Family, friends, naive enthusiasts. It is not enough to start a business
Jakub Prokop - 24-09-2018
The capital of start-ups is made up primarily from the ideas and commitment of the founders. The financial capital is taken from people, funds and institutions willing to invest their resources. How to choose the source and form of support?
The most obvious source of funds for setting up a start-up is one's own savings, a conventional loan and the so-called FFF (family, friends, fools – “naive enthusiasts”). The entire category of these “primary” sources is called bootstrapping and, contrary to appearances or imaginations, is an important part of the start-up capital, both in Poland and in the world.
68% per cent of the analysed start-ups are funded from one's own savings - according to the report “Polskie Startupy 2017”. The myth of “young companies operate and grow for other people's money” is a generalisation.
The truth is more complicated, because a lot depends on the phase of start-up's development. From the mentioned analysis, it also follows that 20 percent of young companies use a foreign source of financing (accelerator, business angel or venture capital fund), and - surprisingly! - as much as 77 percent of start-ups declare their willingness to acquire an external source of financing in half a year.
A special method of financing, independent of the development phase, is crowdfunding, i.e. raising small payments from the community in exchange for a promise of product delivery or participation in future profits of the company. The most popular platforms include Kickstarter, GoFundMe and Indiegogo, and in Poland also Wspieram.to, PolakPotrafi and Wspolnicy.pl. The drawback of such solution is that it requires... popularity; efficient marketing is necessary, and an interesting and originally “sold” project has to be followed by a large number of supporters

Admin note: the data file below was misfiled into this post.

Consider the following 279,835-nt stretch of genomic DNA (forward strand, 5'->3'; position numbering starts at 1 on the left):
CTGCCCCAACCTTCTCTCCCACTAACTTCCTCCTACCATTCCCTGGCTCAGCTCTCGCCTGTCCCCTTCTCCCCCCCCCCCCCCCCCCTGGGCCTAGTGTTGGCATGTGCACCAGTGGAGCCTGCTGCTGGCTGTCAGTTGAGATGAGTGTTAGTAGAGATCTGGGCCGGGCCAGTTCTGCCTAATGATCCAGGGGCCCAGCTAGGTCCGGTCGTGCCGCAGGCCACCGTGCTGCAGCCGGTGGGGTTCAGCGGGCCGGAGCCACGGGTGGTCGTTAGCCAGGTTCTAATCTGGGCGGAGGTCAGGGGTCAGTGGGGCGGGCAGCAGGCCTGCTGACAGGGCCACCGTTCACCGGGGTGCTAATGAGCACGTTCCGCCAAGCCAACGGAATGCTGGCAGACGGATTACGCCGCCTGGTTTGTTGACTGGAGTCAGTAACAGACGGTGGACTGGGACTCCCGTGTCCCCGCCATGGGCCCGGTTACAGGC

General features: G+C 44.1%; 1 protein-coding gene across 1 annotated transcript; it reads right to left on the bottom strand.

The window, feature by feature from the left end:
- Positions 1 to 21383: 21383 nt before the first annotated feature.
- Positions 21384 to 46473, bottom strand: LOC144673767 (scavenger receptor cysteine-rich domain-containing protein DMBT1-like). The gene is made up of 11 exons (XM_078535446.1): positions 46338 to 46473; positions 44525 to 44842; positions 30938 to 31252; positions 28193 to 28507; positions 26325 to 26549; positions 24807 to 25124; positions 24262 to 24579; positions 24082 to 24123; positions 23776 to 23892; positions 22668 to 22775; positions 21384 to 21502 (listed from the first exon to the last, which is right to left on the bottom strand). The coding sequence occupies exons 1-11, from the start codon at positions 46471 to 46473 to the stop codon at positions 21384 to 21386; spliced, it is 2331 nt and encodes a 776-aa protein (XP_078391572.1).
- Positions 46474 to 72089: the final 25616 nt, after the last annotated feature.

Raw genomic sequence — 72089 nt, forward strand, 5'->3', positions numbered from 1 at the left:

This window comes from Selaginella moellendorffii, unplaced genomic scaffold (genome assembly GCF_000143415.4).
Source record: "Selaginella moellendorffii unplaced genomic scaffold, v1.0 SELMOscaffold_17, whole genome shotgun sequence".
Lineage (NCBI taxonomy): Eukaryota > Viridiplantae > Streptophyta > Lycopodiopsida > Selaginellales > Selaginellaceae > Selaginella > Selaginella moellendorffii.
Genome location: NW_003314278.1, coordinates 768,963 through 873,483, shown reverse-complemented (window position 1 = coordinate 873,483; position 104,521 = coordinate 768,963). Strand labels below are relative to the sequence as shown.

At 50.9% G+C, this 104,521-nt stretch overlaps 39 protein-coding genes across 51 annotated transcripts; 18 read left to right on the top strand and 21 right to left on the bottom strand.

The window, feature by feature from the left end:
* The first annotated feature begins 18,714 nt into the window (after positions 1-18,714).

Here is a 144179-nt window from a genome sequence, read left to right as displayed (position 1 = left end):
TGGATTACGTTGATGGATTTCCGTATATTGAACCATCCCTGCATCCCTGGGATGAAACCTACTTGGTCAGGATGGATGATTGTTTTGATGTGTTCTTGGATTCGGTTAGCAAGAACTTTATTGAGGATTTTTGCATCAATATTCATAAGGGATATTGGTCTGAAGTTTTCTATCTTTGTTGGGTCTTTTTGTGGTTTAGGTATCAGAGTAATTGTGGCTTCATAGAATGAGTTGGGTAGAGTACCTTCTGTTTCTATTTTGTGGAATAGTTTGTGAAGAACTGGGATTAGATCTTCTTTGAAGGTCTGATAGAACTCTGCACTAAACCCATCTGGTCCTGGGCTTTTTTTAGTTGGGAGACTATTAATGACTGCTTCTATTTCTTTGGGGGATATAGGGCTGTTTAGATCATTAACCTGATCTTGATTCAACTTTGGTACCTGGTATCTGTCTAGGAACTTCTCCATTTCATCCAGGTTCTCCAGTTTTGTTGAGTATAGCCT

A seed in the incubator
At the beginning, in the seed stage of business development, obtaining money from external sources is usually not easy. Other options emerge only after reaching the milestones - with particular emphasis on the so-called minimum viable product (prototype with minimum functionality).
- I think that relying solely on your own capital from the very beginning is not possible - says Patrycjusz Marcinkowski, founder of the Tosend start-up, awarded in last year's Start-Up Challenge competition at the Katowice European Start-up Days. - Poland should not only incubate innovative ideas, but also ensure that they are fully Polish.
Young companies in the early phases of development receive help from, among other things, accelerators and incubators. They often provide financial support, as well as access to a network of contacts, technical assistance and promotion - often for participation in business.
Accelerators and incubators are managed by, among others, PZU, OVH, Orlen, Enea, PGNiG, Poczta Polska. The corporation, by launching the incubator, often hopes that the start-up will become a solution to one of its problems and will get involved with it for longer. The group of incubators also includes Academic Enterprise Incubators that “lend” its legal personality in exchange for regular contributions (which may be profitable for fledgling companies).
The Polish Agency for Enterprise Development operates slightly differently. It transfers funds for selected, innovative projects in programs such as Inteligentny Rozwoj (Intelligent Development), Polska Wschodnia (Eastern Poland) and Wiedza Edukacja Rozwój (Knowledge Education Development) - including innovation vouchers for SMEs, Poland Prize, ScaleUp, Model for competition or the SME Management Academy.